Christie conditionally vetoes tax break report legislation

Governor Christie on Tuesday conditionally vetoed a bill that would require New Jersey to more thoroughly assess the effectiveness of the programs that have awarded companies billions of dollars in tax breaks in recent years.

Christie said in his veto statement that although he agreed with the intent of the law, "I cannot support the annual evaluation of certain tax expenditures in a vacuum." He explained further that "these projects often have long durations that will not inure benefits until project completion."

The veto comes amid heightened scrutiny of the state's incentive programs, which awarded tax breaks of about $2 million in 2014 alone even as the state has struggled to create jobs and has lagged the nation it is post-recession economic recovery.

The bill, A-939, sharpens the language of an existing law that requires the state to prepare an annual report on the "tax expenditures," or breaks awarded that reduced state tax revenue in the previous year.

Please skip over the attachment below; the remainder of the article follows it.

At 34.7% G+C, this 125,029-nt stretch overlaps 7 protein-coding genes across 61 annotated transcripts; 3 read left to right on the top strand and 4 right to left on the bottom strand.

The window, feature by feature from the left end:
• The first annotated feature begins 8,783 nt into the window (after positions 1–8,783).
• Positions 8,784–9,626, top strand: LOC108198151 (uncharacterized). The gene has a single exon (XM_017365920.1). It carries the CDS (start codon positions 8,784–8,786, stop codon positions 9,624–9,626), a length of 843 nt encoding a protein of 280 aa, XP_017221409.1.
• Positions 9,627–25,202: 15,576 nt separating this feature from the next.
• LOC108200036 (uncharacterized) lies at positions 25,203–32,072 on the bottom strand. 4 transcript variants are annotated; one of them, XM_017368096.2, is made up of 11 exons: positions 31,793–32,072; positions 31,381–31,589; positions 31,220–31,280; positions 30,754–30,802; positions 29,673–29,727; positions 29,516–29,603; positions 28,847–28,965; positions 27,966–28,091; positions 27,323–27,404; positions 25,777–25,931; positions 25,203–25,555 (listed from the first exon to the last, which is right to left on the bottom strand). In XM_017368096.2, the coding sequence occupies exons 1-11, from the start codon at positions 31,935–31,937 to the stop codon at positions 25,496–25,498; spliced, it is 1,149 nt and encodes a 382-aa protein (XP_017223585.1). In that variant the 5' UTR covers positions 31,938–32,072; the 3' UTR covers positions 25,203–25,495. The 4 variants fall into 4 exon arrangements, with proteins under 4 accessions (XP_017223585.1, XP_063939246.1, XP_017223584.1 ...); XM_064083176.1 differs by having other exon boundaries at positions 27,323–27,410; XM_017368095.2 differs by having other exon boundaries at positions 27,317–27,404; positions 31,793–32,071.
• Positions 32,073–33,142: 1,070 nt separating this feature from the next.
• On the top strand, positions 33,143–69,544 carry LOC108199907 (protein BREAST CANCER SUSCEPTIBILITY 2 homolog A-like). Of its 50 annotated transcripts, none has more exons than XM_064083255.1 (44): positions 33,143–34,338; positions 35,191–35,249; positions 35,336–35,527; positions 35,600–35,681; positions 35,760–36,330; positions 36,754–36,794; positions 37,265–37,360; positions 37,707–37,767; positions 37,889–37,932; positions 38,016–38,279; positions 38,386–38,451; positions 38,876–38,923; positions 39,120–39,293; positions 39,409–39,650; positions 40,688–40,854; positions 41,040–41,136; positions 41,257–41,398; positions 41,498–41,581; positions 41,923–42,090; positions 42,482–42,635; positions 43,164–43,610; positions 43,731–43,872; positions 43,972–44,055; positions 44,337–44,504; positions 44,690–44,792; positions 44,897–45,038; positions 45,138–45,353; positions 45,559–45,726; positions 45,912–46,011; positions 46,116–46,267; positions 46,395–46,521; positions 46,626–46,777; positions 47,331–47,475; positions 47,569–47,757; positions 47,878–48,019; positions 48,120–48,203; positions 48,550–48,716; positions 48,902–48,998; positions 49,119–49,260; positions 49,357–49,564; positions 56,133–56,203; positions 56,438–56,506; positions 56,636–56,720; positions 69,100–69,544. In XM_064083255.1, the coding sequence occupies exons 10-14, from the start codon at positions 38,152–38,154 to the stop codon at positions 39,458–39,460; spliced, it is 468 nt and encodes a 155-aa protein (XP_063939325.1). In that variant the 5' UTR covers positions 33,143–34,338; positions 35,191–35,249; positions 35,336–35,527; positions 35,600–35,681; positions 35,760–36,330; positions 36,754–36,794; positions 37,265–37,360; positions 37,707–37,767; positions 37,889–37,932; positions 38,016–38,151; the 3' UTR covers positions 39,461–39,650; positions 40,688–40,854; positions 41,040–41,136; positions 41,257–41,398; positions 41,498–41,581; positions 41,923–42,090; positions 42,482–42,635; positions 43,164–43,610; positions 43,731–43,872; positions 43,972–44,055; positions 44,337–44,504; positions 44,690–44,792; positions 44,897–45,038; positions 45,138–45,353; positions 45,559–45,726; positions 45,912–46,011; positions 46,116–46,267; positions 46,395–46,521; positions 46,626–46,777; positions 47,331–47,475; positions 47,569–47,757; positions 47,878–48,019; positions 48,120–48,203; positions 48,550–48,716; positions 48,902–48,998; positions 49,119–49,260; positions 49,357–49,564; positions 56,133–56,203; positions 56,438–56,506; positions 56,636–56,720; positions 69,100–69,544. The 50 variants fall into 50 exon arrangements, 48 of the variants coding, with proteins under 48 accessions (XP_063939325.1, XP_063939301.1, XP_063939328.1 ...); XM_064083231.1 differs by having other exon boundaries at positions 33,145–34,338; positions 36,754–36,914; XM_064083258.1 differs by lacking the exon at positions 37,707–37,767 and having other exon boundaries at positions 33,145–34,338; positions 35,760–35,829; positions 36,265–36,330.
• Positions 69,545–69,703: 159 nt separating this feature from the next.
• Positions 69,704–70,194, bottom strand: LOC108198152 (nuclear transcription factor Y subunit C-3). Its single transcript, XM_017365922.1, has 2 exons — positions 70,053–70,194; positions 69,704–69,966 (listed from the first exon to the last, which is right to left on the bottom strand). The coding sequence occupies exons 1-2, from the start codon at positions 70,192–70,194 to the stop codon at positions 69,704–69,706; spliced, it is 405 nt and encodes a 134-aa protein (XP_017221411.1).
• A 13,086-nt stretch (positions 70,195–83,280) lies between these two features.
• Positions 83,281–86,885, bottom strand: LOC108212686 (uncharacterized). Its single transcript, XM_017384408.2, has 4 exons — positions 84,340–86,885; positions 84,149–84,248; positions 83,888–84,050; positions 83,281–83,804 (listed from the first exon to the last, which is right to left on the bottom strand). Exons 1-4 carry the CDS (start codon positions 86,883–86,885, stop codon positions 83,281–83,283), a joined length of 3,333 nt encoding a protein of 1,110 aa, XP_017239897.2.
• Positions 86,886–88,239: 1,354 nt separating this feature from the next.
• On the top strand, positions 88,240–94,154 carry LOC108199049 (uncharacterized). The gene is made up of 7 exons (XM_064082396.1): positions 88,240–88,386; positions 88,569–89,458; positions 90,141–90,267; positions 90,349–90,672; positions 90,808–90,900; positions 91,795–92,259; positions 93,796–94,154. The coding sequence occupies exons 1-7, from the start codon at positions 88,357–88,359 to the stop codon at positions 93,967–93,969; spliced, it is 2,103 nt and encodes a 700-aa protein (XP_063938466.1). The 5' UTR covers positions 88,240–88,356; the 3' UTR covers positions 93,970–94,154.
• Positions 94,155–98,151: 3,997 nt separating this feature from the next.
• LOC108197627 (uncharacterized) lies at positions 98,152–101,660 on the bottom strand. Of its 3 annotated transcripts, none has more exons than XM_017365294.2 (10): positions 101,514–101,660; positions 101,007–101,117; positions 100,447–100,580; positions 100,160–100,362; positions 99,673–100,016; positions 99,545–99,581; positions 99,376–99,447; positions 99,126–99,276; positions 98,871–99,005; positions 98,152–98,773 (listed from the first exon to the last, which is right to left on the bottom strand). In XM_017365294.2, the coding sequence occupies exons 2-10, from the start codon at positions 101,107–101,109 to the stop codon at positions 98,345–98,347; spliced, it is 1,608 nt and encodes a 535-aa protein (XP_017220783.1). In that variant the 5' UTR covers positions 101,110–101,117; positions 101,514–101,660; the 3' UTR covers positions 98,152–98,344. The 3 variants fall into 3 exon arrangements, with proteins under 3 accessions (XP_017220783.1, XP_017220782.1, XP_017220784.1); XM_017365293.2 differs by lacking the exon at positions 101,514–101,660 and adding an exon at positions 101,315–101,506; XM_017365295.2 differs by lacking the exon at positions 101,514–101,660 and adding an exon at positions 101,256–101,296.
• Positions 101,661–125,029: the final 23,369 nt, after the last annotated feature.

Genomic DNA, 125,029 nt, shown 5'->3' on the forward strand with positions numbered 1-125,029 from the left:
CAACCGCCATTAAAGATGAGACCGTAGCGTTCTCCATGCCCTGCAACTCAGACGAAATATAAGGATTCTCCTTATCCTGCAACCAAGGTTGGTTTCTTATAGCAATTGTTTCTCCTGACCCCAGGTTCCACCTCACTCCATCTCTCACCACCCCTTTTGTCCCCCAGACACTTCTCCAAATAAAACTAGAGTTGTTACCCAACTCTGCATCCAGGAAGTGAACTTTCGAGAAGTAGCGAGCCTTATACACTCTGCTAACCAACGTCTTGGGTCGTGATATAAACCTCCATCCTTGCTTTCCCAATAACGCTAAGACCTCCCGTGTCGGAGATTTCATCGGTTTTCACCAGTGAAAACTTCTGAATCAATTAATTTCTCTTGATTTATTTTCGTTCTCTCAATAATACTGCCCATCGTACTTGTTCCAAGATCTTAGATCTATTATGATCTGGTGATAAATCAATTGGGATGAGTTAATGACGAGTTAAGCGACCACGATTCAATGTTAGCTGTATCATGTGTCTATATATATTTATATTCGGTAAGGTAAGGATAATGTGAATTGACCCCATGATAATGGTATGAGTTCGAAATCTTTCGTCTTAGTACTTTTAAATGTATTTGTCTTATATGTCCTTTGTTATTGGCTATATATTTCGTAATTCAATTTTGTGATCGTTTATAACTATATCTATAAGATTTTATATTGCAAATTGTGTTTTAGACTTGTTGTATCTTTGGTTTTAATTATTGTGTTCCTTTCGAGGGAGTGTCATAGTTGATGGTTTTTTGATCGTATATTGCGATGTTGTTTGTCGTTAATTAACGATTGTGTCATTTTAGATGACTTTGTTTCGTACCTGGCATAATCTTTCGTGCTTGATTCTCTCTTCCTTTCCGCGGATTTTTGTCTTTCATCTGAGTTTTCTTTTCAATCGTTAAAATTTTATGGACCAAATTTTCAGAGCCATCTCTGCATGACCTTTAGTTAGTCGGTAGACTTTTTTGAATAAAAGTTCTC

The bill would have required state officials to provide "specific goals, purposes, and objectives" for each program, and "determine through detailed performance indicators whether each state tax expenditure has been effective."

Christie's veto, however, stripped out many of the reporting elements and details required under the bill. Christie said his modifications to the bill "would take a more holistic view of a project or investment rather than conjuring a series of performance indicators that may skew the actual benefit assessment."

Assemblyman Troy Singleton, D-Burlington, said he was "deeply disappointed" with the governor's action.

"State tax expenditures and preferences are intended to benefit the public by encouraging investment, job creation and economic development, and the state has a fundamental duty to ensure that they achieve these ends," he said. "This bill sought to assure taxpayers that this duty is not taken lightly."

Under state law, if the legislature does nothing in response to the conditional veto, the bill dies. The bill would become law with the changes required by the veto if both houses of the legislature approve it and the governor signs it.


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